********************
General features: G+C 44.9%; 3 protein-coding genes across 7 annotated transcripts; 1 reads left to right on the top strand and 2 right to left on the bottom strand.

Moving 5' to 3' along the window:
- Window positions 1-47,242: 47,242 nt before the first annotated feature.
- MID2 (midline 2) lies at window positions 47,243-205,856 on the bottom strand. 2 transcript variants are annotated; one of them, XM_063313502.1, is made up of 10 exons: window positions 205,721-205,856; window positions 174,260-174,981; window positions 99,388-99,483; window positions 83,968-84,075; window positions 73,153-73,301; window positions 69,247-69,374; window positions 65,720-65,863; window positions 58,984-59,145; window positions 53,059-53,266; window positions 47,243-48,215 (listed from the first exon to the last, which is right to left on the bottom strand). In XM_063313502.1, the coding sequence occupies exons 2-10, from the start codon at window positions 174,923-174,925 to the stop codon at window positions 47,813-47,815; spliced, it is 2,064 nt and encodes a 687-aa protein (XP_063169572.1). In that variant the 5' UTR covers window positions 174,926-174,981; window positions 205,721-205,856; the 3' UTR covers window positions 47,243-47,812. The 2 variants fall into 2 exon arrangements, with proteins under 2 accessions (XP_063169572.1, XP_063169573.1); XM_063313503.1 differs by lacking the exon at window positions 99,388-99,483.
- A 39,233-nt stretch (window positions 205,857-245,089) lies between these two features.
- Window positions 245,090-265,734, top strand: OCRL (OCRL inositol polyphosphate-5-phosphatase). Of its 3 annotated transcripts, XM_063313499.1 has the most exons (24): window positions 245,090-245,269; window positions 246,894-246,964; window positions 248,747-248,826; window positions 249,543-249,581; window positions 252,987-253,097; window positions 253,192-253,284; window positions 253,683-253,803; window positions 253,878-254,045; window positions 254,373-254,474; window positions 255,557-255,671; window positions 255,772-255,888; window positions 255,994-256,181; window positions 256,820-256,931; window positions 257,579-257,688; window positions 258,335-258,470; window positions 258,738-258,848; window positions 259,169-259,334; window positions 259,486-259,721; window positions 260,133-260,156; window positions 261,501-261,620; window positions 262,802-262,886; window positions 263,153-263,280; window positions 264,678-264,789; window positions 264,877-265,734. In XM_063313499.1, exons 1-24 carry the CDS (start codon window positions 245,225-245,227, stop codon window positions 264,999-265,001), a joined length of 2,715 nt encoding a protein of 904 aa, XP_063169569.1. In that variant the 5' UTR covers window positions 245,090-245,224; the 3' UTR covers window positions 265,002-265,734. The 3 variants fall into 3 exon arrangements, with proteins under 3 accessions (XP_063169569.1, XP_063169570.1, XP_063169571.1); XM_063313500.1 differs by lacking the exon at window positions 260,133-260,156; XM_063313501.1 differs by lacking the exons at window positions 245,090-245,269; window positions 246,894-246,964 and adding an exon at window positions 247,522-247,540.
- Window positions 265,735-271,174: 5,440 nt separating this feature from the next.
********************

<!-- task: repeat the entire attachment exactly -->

General features: G+C 44.9%; 3 protein-coding genes across 7 annotated transcripts; 1 reads left to right on the top strand and 2 right to left on the bottom strand.

Moving 5' to 3' along the window:
- Window positions 1-47,242: 47,242 nt before the first annotated feature.
- MID2 (midline 2) lies at window positions 47,243-205,856 on the bottom strand. 2 transcript variants are annotated; one of them, XM_063313502.1, is made up of 10 exons: window positions 205,721-205,856; window positions 174,260-174,981; window positions 99,388-99,483; window positions 83,968-84,075; window positions 73,153-73,301; window positions 69,247-69,374; window positions 65,720-65,863; window positions 58,984-59,145; window positions 53,059-53,266; window positions 47,243-48,215 (listed from the first exon to the last, which is right to left on the bottom strand). In XM_063313502.1, the coding sequence occupies exons 2-10, from the start codon at window positions 174,923-174,925 to the stop codon at window positions 47,813-47,815; spliced, it is 2,064 nt and encodes a 687-aa protein (XP_063169572.1). In that variant the 5' UTR covers window positions 174,926-174,981; window positions 205,721-205,856; the 3' UTR covers window positions 47,243-47,812. The 2 variants fall into 2 exon arrangements, with proteins under 2 accessions (XP_063169572.1, XP_063169573.1); XM_063313503.1 differs by lacking the exon at window positions 99,388-99,483.
- A 39,233-nt stretch (window positions 205,857-245,089) lies between these two features.
- Window positions 245,090-265,734, top strand: OCRL (OCRL inositol polyphosphate-5-phosphatase). Of its 3 annotated transcripts, XM_063313499.1 has the most exons (24): window positions 245,090-245,269; window positions 246,894-246,964; window positions 248,747-248,826; window positions 249,543-249,581; window positions 252,987-253,097; window positions 253,192-253,284; window positions 253,683-253,803; window positions 253,878-254,045; window positions 254,373-254,474; window positions 255,557-255,671; window positions 255,772-255,888; window positions 255,994-256,181; window positions 256,820-256,931; window positions 257,579-257,688; window positions 258,335-258,470; window positions 258,738-258,848; window positions 259,169-259,334; window positions 259,486-259,721; window positions 260,133-260,156; window positions 261,501-261,620; window positions 262,802-262,886; window positions 263,153-263,280; window positions 264,678-264,789; window positions 264,877-265,734. In XM_063313499.1, exons 1-24 carry the CDS (start codon window positions 245,225-245,227, stop codon window positions 264,999-265,001), a joined length of 2,715 nt encoding a protein of 904 aa, XP_063169569.1. In that variant the 5' UTR covers window positions 245,090-245,224; the 3' UTR covers window positions 265,002-265,734. The 3 variants fall into 3 exon arrangements, with proteins under 3 accessions (XP_063169569.1, XP_063169570.1, XP_063169571.1); XM_063313500.1 differs by lacking the exon at window positions 260,133-260,156; XM_063313501.1 differs by lacking the exons at window positions 245,090-245,269; window positions 246,894-246,964 and adding an exon at window positions 247,522-247,540.
- Window positions 265,735-271,174: 5,440 nt separating this feature from the next.